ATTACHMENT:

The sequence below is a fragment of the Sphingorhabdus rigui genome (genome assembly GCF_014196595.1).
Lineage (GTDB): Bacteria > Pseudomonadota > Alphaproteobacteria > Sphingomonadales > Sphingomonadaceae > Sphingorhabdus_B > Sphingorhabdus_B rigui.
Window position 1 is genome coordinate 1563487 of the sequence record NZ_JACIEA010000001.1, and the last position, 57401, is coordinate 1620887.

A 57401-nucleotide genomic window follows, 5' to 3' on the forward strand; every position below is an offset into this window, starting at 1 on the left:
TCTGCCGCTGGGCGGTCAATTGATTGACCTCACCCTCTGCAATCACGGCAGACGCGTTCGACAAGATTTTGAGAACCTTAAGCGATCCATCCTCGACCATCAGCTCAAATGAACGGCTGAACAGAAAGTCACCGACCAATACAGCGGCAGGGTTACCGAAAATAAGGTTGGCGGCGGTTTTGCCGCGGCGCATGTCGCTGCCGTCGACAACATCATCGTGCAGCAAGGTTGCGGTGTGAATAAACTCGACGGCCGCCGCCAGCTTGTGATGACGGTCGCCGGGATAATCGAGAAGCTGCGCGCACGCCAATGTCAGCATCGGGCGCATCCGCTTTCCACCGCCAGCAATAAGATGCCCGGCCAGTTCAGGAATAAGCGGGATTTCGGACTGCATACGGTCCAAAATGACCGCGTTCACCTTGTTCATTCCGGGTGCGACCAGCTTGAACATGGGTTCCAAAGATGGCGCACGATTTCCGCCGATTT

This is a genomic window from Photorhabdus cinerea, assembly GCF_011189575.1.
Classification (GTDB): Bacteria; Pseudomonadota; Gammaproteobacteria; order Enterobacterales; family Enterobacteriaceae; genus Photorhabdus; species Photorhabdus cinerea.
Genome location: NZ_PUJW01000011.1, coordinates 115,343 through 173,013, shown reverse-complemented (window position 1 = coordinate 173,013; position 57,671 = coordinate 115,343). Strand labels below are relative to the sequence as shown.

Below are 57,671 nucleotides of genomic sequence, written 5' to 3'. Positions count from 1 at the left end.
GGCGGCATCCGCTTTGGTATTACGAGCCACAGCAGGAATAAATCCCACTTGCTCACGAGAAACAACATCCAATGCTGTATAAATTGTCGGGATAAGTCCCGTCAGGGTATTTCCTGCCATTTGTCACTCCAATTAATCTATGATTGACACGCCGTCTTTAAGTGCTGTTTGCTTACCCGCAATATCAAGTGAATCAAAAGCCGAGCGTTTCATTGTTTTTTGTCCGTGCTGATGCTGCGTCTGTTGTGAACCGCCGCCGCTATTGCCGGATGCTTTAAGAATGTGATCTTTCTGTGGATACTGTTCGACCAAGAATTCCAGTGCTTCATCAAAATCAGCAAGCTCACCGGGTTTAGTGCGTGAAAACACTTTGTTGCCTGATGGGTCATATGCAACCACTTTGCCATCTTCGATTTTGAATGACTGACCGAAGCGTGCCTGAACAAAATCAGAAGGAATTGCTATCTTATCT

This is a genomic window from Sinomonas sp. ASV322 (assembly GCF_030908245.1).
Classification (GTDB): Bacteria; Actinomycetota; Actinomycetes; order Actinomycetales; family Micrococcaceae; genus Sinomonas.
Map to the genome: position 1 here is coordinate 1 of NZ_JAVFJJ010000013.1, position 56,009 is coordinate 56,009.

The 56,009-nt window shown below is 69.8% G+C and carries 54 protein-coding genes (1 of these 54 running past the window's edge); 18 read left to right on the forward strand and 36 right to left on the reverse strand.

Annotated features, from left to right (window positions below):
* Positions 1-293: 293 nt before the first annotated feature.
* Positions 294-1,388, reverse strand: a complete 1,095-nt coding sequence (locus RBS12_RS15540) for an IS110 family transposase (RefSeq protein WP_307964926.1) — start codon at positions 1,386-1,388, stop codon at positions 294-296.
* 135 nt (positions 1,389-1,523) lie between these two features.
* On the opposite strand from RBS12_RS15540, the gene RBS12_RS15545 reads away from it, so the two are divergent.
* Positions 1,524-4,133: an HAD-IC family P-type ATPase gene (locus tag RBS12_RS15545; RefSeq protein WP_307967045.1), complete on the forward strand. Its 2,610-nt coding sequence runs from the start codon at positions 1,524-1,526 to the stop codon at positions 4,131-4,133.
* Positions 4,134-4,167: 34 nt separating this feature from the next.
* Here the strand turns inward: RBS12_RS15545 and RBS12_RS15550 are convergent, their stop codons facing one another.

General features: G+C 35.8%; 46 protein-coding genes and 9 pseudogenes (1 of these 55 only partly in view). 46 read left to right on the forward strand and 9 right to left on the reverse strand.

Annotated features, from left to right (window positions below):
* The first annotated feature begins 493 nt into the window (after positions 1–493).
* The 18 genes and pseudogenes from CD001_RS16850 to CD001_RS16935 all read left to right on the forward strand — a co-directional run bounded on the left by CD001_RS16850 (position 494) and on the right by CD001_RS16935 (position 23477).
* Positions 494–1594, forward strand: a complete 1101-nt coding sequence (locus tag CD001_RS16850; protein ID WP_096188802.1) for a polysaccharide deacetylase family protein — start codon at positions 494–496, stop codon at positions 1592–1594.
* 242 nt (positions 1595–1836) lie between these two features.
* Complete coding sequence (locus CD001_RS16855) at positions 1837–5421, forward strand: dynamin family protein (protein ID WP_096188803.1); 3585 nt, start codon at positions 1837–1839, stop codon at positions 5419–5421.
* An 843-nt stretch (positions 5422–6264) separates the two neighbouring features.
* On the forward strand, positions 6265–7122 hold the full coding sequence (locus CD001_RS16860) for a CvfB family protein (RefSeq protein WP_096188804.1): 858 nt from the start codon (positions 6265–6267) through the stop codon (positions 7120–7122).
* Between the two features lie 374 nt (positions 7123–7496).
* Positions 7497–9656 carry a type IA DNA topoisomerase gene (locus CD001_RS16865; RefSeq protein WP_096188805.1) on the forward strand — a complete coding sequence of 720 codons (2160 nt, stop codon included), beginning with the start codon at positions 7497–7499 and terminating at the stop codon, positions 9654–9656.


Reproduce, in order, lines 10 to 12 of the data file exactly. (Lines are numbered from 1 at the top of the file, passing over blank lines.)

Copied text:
GGCGGCATCCGCTTTGGTATTACGAGCCACAGCAGGAATAAATCCCACTTGCTCACGAGAAACAACATCCAATGCTGTATAAATTGTCGGGATAAGTCCCGTCAGGGTATTTCCTGCCATTTGTCACTCCAATTAATCTATGATTGACACGCCGTCTTTAAGTGCTGTTTGCTTACCCGCAATATCAAGTGAATCAAAAGCCGAGCGTTTCATTGTTTTTTGTCCGTGCTGATGCTGCGTCTGTTGTGAACCGCCGCCGCTATTGCCGGATGCTTTAAGAATGTGATCTTTCTGTGGATACTGTTCGACCAAGAATTCCAGTGCTTCATCAAAATCAGCAAGCTCACCGGGTTTAGTGCGTGAAAACACTTTGTTGCCTGATGGGTCATATGCAACCACTTTGCCATCTTCGATTTTGAATGACTGACCGAAGCGTGCCTGAACAAAATCAGAAGGAATTGCTATCTTATCT

This is a genomic window from Sinomonas sp. ASV322 (assembly GCF_030908245.1).
Classification (GTDB): Bacteria; Actinomycetota; Actinomycetes; order Actinomycetales; family Micrococcaceae; genus Sinomonas.